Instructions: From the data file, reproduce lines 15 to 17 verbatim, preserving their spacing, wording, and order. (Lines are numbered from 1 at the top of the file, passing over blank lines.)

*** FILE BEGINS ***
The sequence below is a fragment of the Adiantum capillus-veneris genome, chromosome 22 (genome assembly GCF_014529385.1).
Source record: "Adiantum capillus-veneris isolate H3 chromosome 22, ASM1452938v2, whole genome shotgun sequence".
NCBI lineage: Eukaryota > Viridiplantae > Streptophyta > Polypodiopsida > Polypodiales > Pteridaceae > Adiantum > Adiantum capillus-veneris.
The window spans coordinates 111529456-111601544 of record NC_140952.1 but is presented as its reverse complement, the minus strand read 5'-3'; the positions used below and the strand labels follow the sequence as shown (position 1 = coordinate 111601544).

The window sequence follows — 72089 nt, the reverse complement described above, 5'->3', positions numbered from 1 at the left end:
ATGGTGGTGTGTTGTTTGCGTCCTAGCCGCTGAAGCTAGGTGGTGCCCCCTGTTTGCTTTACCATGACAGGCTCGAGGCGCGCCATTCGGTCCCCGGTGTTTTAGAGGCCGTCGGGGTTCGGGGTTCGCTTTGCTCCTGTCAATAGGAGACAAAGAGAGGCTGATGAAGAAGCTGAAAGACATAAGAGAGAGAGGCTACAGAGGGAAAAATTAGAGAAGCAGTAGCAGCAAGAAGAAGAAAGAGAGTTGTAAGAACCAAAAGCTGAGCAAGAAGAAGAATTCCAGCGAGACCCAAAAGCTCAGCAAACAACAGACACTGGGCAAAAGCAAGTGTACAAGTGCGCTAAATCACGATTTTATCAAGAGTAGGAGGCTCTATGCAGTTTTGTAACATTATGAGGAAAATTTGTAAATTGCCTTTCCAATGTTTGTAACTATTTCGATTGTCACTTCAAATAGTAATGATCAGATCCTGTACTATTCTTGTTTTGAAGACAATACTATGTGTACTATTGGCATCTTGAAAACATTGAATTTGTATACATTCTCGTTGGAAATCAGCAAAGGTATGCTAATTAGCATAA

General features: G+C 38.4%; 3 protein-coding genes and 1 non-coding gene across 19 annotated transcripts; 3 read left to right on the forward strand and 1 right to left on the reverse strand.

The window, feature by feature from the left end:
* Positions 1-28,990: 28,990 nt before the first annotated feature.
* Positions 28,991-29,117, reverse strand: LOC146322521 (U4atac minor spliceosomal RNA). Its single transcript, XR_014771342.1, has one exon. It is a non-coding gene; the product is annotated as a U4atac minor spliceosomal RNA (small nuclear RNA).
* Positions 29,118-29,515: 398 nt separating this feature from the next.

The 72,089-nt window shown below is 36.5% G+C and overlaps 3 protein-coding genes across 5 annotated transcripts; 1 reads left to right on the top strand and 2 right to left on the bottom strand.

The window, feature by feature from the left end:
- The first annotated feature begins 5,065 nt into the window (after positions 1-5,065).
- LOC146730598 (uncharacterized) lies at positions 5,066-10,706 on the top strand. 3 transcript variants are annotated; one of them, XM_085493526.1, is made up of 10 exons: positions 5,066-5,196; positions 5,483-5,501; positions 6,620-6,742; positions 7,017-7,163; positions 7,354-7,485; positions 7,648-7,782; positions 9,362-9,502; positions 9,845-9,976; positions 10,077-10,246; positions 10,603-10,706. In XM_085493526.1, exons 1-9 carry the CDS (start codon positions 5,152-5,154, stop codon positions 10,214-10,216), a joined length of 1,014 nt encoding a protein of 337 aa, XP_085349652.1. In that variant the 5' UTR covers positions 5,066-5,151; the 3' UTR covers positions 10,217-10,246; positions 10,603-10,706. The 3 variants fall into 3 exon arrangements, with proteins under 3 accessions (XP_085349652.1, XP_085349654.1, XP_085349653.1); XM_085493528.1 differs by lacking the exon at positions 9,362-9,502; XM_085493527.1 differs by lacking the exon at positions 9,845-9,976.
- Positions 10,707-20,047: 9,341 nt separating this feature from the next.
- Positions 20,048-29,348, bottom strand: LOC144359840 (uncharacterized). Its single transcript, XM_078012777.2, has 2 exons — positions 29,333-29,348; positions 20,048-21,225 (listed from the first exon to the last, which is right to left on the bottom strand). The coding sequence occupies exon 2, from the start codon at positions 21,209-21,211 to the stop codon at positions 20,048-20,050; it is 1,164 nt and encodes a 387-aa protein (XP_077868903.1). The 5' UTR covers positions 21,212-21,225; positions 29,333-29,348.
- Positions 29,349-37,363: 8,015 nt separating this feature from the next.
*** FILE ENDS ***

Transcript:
- LOC146730598 (uncharacterized) lies at positions 5,066-10,706 on the top strand. 3 transcript variants are annotated; one of them, XM_085493526.1, is made up of 10 exons: positions 5,066-5,196; positions 5,483-5,501; positions 6,620-6,742; positions 7,017-7,163; positions 7,354-7,485; positions 7,648-7,782; positions 9,362-9,502; positions 9,845-9,976; positions 10,077-10,246; positions 10,603-10,706. In XM_085493526.1, exons 1-9 carry the CDS (start codon positions 5,152-5,154, stop codon positions 10,214-10,216), a joined length of 1,014 nt encoding a protein of 337 aa, XP_085349652.1. In that variant the 5' UTR covers positions 5,066-5,151; the 3' UTR covers positions 10,217-10,246; positions 10,603-10,706. The 3 variants fall into 3 exon arrangements, with proteins under 3 accessions (XP_085349652.1, XP_085349654.1, XP_085349653.1); XM_085493528.1 differs by lacking the exon at positions 9,362-9,502; XM_085493527.1 differs by lacking the exon at positions 9,845-9,976.
- Positions 10,707-20,047: 9,341 nt separating this feature from the next.
- Positions 20,048-29,348, bottom strand: LOC144359840 (uncharacterized). Its single transcript, XM_078012777.2, has 2 exons — positions 29,333-29,348; positions 20,048-21,225 (listed from the first exon to the last, which is right to left on the bottom strand). The coding sequence occupies exon 2, from the start codon at positions 21,209-21,211 to the stop codon at positions 20,048-20,050; it is 1,164 nt and encodes a 387-aa protein (XP_077868903.1). The 5' UTR covers positions 21,212-21,225; positions 29,333-29,348.